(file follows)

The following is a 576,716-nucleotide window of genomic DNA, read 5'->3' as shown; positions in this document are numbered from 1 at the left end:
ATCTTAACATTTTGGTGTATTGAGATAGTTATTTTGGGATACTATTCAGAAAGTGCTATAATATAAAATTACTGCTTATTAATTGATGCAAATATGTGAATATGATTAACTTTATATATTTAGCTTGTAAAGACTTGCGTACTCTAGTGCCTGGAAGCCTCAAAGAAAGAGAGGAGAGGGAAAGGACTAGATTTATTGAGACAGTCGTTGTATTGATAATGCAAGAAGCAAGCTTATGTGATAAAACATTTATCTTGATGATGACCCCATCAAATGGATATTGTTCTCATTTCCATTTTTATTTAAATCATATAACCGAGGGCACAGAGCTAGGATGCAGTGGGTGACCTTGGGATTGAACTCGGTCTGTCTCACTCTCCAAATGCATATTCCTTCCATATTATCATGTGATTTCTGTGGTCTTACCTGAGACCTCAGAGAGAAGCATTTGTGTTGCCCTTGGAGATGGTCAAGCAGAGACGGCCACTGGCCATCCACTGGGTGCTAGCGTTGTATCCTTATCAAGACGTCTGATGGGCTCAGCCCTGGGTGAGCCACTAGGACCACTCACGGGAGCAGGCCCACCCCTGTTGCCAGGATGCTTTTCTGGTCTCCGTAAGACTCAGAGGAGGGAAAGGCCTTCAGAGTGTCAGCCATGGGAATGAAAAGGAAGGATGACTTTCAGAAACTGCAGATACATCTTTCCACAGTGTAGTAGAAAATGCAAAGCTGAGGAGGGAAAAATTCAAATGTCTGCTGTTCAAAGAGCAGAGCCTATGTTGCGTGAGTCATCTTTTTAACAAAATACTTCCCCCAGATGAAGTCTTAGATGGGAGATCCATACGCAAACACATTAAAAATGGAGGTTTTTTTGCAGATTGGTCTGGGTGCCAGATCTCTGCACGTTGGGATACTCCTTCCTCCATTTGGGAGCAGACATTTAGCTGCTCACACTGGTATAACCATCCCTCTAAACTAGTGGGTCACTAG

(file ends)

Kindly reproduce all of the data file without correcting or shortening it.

The following is a 576,716-nucleotide window of genomic DNA, read 5'->3' as shown; positions in this document are numbered from 1 at the left end:
ATCTTAACATTTTGGTGTATTGAGATAGTTATTTTGGGATACTATTCAGAAAGTGCTATAATATAAAATTACTGCTTATTAATTGATGCAAATATGTGAATATGATTAACTTTATATATTTAGCTTGTAAAGACTTGCGTACTCTAGTGCCTGGAAGCCTCAAAGAAAGAGAGGAGAGGGAAAGGACTAGATTTATTGAGACAGTCGTTGTATTGATAATGCAAGAAGCAAGCTTATGTGATAAAACATTTATCTTGATGATGACCCCATCAAATGGATATTGTTCTCATTTCCATTTTTATTTAAATCATATAACCGAGGGCACAGAGCTAGGATGCAGTGGGTGACCTTGGGATTGAACTCGGTCTGTCTCACTCTCCAAATGCATATTCCTTCCATATTATCATGTGATTTCTGTGGTCTTACCTGAGACCTCAGAGAGAAGCATTTGTGTTGCCCTTGGAGATGGTCAAGCAGAGACGGCCACTGGCCATCCACTGGGTGCTAGCGTTGTATCCTTATCAAGACGTCTGATGGGCTCAGCCCTGGGTGAGCCACTAGGACCACTCACGGGAGCAGGCCCACCCCTGTTGCCAGGATGCTTTTCTGGTCTCCGTAAGACTCAGAGGAGGGAAAGGCCTTCAGAGTGTCAGCCATGGGAATGAAAAGGAAGGATGACTTTCAGAAACTGCAGATACATCTTTCCACAGTGTAGTAGAAAATGCAAAGCTGAGGAGGGAAAAATTCAAATGTCTGCTGTTCAAAGAGCAGAGCCTATGTTGCGTGAGTCATCTTTTTAACAAAATACTTCCCCCAGATGAAGTCTTAGATGGGAGATCCATACGCAAACACATTAAAAATGGAGGTTTTTTTGCAGATTGGTCTGGGTGCCAGATCTCTGCACGTTGGGATACTCCTTCCTCCATTTGGGAGCAGACATTTAGCTGCTCACACTGGTATAACCATCCCTCTAAACTAGTGGGTCACTAG